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From Window to Balcony at the Touch of a Button

The urban spaces of today tend to involve building upwards rather than outwards, with high-rise living and luxury skyscrapers now considered the norm. One of the challenges for architects now is to find a way to maximise the relatively small areas that these buildings offer, creating space where there was none.

That’s where the Bloomframe balcony comes in. Designed by Amsterdam-based Hofman-Dujardin Architects, and developed by French manufacturers Kawneer, this amazing creation can transform large glass windows into safe, spacious balconies at the touch of a button, increasing the living space for those living in high-rise buildings.

Kinetic facades have been popular for some time in the architecture world – they’re often designed to enhance the building in a number of ways, whether it’s by providing shade from the sun or even making it look great from the floor below. But this exciting development could mean that facades will now play a huge role in making high-rise living more spacious, and providing outside areas for inner-city residents.

The product is made largely out of aluminium, and as you might expect, safety standards are absolutely paramount to the success of the project. Safety testing has been carried out to the very highest levels, in accordance with the construction standards that are currently in place.

The idea from Hofman-Dujardin is not a new one – in fact, it first ‘went viral’ on the internet in 2008, giving users a glimpse of their project in a computer-generated clip that was widely shared. The firm showcased a working prototype later that year, with a huge scale model presented at an international construction exhibition. The design featured an upper glass section and an opaque panel, which folded down and would eventually become the floor of the balcony. At the time, this was hailed as the future of high-rise living.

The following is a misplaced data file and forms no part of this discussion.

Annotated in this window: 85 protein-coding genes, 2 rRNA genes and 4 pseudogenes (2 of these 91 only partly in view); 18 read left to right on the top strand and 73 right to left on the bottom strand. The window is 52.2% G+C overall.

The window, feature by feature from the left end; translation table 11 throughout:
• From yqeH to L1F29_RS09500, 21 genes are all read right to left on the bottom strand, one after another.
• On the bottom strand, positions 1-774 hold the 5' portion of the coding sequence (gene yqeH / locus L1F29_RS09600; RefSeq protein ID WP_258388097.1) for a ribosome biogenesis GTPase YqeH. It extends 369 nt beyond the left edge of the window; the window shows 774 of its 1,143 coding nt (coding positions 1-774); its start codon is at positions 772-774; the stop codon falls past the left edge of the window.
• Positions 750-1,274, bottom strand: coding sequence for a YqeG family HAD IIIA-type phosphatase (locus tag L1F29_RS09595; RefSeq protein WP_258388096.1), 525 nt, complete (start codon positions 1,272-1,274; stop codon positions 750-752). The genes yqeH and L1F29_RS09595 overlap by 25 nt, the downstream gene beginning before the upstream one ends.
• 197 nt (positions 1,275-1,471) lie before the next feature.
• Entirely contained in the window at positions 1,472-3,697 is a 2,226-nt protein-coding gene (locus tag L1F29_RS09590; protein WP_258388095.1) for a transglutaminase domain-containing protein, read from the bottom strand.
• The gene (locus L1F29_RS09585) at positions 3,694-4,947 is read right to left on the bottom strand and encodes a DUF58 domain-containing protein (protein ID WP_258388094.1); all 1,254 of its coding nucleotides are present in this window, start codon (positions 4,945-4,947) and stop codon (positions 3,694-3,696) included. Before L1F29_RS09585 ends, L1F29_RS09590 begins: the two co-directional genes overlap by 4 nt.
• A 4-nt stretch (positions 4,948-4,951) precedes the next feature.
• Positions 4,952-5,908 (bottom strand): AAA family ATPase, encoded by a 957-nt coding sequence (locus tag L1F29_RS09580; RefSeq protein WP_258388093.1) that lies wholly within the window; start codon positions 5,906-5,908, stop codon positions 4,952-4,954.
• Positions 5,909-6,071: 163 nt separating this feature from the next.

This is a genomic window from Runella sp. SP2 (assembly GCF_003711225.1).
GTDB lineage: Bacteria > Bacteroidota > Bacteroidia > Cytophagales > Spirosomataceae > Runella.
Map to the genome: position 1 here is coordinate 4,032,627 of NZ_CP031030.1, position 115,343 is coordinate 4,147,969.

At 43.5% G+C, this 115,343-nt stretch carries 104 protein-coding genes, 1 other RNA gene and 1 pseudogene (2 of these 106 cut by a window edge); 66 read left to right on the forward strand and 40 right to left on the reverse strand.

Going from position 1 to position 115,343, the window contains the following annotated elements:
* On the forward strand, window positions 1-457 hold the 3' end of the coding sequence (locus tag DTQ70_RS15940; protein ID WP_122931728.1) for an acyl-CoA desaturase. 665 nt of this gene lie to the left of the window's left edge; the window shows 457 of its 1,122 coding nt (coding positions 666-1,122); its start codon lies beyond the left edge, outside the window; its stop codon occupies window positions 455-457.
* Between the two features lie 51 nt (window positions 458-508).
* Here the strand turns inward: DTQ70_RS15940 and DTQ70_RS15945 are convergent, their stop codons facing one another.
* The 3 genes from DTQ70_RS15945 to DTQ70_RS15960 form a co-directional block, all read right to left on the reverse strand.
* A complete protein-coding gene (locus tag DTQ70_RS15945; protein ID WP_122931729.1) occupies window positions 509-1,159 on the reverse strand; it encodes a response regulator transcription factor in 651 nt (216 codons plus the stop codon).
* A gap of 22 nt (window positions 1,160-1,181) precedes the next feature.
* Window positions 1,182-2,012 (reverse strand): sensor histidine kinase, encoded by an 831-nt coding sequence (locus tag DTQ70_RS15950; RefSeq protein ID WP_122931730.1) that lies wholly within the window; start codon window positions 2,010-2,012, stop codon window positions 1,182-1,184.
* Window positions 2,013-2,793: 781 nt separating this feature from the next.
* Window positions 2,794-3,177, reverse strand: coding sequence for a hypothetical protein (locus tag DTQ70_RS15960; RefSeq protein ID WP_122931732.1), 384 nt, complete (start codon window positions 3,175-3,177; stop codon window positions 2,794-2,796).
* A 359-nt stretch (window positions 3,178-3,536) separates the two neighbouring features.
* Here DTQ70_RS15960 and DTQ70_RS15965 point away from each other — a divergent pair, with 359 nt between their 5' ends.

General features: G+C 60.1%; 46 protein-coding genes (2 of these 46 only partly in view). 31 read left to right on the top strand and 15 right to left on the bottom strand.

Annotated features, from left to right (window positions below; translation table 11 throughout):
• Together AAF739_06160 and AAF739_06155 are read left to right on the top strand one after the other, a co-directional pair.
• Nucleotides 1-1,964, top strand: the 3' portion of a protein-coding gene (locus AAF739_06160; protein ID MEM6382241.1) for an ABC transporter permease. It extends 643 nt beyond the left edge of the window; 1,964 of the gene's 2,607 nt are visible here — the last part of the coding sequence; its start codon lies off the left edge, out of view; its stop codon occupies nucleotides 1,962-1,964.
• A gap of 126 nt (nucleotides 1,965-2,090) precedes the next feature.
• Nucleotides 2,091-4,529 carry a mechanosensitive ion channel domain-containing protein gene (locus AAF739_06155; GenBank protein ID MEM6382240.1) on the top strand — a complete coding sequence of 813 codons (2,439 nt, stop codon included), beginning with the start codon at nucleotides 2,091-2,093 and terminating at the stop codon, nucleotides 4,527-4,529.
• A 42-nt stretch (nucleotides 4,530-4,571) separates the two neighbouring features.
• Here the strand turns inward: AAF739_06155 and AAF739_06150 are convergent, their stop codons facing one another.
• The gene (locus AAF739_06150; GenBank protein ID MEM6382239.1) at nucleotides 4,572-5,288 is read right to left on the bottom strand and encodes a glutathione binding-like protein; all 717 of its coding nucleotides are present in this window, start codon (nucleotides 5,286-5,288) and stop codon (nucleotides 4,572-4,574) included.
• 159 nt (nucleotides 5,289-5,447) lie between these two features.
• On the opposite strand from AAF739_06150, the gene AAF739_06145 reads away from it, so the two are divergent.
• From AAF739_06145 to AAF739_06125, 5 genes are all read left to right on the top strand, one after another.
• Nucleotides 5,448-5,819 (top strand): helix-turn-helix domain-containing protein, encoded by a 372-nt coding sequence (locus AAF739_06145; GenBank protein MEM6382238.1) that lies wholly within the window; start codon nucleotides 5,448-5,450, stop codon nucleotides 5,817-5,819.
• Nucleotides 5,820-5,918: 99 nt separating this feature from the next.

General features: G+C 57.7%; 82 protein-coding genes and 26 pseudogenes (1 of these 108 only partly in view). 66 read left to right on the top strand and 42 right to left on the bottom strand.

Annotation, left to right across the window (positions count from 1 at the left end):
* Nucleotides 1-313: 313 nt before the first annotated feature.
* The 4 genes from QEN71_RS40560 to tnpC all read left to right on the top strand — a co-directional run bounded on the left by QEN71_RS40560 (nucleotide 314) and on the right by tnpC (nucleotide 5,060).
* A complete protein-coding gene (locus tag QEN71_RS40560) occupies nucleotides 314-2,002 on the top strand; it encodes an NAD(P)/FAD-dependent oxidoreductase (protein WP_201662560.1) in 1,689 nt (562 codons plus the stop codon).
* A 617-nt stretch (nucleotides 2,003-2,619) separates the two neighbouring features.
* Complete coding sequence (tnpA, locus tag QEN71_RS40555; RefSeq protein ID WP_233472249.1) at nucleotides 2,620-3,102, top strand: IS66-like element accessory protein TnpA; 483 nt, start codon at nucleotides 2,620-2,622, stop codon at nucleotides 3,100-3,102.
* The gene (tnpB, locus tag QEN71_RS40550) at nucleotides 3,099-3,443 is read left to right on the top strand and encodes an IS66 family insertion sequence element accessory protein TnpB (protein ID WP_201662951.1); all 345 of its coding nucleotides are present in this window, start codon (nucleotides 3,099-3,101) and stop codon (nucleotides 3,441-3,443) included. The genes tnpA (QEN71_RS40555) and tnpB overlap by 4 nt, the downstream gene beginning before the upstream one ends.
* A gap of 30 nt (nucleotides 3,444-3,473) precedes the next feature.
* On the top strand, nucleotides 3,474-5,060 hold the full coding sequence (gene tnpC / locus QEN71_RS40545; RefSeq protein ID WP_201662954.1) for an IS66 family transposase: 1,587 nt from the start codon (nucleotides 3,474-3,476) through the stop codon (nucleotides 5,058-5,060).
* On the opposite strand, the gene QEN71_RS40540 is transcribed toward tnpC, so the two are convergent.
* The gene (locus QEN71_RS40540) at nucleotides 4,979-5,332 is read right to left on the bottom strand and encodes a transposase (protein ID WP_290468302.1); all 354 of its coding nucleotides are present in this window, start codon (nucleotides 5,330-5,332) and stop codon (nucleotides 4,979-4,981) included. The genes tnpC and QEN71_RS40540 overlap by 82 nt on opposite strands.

But now, the future has arrived! After working hard on the creation for the best part of a decade, the architects presented an updated video of the Bloomframe in action in 2016. The clip showed a whole apartment building covered with Bloomframe balconies – some of them in classic window form, and others with emerging balconies. The maximum weight that can be accommodate by the balconies is 350kg per square metre, and it can create an outside space that is up to 3m long and 2.4m high.

The cost of introducing and maintaining ‘kinetic windows’ will mean that they will be the preserve of luxury developments for the time being – but now the technology is in place, it will only become cheaper and more accessible for other developers to introduce.

Alcoa Architectural Systems then set about creating the product in aluminium. The safety features of the product are critical to the success of it if adopted by architects and construction firms. To date, it’s reported that extensive safety testing has been carried out in accordance with current construction safety standards.

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Alex Wright, Editor